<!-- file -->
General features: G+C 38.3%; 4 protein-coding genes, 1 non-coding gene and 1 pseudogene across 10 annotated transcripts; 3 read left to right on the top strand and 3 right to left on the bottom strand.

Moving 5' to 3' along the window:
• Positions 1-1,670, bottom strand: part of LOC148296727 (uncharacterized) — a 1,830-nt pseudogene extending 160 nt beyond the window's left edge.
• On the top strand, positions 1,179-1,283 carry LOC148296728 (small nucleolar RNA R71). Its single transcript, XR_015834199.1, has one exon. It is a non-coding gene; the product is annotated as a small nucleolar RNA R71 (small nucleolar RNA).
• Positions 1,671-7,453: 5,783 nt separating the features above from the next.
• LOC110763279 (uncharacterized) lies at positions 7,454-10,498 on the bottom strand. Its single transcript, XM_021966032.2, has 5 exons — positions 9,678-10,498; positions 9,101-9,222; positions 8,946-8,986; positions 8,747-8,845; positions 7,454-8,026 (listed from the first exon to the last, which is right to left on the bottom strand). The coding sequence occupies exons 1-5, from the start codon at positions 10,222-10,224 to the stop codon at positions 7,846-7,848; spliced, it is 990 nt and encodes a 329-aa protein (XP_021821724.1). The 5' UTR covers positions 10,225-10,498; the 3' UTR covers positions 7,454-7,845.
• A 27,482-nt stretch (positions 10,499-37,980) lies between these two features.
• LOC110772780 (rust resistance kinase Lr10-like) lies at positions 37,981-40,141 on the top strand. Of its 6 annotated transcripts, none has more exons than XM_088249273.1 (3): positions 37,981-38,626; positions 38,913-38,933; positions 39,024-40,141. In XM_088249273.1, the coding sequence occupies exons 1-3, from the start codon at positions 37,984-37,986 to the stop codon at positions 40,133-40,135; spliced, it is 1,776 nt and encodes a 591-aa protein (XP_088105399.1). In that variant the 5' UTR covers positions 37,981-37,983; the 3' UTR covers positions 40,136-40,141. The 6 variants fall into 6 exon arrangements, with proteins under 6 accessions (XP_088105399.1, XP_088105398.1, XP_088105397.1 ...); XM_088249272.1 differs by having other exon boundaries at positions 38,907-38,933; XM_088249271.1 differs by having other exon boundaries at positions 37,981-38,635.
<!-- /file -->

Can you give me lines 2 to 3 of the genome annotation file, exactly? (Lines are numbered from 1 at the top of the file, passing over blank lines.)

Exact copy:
Moving 5' to 3' along the window:
• Positions 1-1,670, bottom strand: part of LOC148296727 (uncharacterized) — a 1,830-nt pseudogene extending 160 nt beyond the window's left edge.